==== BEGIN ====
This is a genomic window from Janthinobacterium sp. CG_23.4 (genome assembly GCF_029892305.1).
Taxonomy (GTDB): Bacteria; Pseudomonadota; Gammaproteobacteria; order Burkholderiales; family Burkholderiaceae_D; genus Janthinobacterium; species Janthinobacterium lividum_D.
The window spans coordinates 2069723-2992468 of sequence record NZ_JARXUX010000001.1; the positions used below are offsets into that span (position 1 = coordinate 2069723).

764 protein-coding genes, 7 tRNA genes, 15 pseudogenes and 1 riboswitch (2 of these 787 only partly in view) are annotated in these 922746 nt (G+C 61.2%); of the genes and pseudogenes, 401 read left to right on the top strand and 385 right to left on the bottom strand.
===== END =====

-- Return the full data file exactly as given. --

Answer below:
This is a genomic window from Janthinobacterium sp. CG_23.4 (genome assembly GCF_029892305.1).
Taxonomy (GTDB): Bacteria; Pseudomonadota; Gammaproteobacteria; order Burkholderiales; family Burkholderiaceae_D; genus Janthinobacterium; species Janthinobacterium lividum_D.
The window spans coordinates 2069723-2992468 of sequence record NZ_JARXUX010000001.1; the positions used below are offsets into that span (position 1 = coordinate 2069723).

764 protein-coding genes, 7 tRNA genes, 15 pseudogenes and 1 riboswitch (2 of these 787 only partly in view) are annotated in these 922746 nt (G+C 61.2%); of the genes and pseudogenes, 401 read left to right on the top strand and 385 right to left on the bottom strand.